By CYNTHIA G. ROBERTSON
This year is a stand-out for a La Mesa organization that has always made a remarkable influence upon the community. At 119 years, the La Mesa Women’s Club (LMWC) is still standing strong as the members celebrate the anniversary.
For the first time in 14 months, LMWC had its first in-person gathering on May 17 to celebrate the anniversary. Fifty-seven people, including several men, attended the happy event.
Andrew Hayes, district director for Sen. Brian Jones, was one of the many local dignitaries commending LMWC for its years of service.
“If there was a tagline I could assign to the La Mesa Women’s Club, it would be: ‘A legacy of service,’” Hayes said.
Indeed, it has taken the efforts of many strong women to keep the club in the forefront for more than a century. Betsy Quinn, co-president with Kathy Tinsley, has been a member of the club since 2012. Together they have co-presided since 2019.
Typically a board serves for two years, but the impending clubhouse sale as well as the pandemic helped them determine to continue into 2021.
LMWC first vice president Sandi Phoenix has been associated with Women’s Clubs for 51 years. She joined Allied Gardens Junior Woman’s Club first, then transferred to La Mesa Junior Women’s Cub when her family moved to East County. In 1979, she graduated into the general membership of La Mesa Women’s Club.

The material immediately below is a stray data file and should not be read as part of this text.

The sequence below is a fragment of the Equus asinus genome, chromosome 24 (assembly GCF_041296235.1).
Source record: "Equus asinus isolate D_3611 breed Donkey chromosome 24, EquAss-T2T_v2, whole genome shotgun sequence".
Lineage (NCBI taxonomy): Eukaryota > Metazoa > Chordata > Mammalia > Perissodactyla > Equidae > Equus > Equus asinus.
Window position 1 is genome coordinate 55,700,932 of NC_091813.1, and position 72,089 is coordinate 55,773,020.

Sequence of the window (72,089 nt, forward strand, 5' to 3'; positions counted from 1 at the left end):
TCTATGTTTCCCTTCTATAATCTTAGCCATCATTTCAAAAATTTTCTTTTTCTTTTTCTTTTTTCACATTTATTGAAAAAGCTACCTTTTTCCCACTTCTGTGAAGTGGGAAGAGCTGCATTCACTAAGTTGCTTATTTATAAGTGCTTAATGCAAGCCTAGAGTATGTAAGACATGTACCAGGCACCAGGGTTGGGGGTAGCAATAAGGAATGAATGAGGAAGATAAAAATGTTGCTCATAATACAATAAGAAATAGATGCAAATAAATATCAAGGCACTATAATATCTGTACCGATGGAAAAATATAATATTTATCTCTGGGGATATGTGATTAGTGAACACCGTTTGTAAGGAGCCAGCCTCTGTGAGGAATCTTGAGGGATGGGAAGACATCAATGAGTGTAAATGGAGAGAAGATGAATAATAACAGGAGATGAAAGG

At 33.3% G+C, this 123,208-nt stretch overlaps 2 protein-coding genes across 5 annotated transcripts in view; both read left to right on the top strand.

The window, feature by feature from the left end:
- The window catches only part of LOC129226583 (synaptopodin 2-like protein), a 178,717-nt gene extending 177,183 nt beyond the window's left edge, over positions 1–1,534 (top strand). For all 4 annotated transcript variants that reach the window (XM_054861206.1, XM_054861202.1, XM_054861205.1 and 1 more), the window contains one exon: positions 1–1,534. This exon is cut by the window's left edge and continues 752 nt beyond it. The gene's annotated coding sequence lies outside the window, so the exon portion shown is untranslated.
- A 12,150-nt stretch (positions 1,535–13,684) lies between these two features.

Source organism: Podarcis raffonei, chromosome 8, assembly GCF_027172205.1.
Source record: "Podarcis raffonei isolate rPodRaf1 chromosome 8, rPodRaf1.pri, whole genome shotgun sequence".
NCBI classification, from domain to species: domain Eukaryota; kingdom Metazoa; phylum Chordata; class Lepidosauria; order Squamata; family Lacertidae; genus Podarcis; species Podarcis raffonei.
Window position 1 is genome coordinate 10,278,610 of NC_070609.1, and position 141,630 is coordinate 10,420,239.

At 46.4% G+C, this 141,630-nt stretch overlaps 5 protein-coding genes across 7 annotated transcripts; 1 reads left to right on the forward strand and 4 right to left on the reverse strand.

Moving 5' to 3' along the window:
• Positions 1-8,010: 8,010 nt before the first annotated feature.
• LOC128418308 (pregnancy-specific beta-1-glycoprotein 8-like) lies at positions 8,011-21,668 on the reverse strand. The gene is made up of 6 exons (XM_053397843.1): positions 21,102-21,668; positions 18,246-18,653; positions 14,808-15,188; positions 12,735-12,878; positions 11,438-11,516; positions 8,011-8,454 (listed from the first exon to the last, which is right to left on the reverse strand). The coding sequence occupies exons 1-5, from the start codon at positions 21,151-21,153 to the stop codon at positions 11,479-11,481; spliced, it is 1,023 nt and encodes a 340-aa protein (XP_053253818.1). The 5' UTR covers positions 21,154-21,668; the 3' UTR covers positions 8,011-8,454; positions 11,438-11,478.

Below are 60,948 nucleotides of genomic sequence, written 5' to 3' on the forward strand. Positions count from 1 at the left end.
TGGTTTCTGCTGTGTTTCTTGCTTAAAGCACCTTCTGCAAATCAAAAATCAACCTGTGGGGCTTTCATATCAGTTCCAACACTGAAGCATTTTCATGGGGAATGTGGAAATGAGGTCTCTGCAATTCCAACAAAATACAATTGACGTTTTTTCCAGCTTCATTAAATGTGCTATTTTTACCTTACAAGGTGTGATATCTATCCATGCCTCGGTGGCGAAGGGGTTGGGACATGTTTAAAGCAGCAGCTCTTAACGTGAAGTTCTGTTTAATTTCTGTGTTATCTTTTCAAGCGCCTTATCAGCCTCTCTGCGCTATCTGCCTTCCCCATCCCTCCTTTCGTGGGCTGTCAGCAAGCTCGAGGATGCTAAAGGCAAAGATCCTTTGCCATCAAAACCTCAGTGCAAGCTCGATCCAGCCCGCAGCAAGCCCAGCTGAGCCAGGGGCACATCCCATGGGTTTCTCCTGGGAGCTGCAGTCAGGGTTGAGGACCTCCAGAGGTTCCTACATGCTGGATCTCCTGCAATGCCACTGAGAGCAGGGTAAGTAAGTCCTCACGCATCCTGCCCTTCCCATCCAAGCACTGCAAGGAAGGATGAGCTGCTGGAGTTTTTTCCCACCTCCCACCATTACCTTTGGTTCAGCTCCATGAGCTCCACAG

As first vice president, Phoenix primarily oversees philanthropic projects, which is one of the major missions of the club, and the writing of the annual end-of-the-year service and federation advancement reports. She also writes articles each month in the monthly newsletter, Gavel Talk, to report on past service projects.
“The position of first vice president is a busy position,” said Phoenix. “It is one that I enjoy because it provides opportunities to be involved with everything going on in the club, and to be a liaison between the club and community organizations and programs.”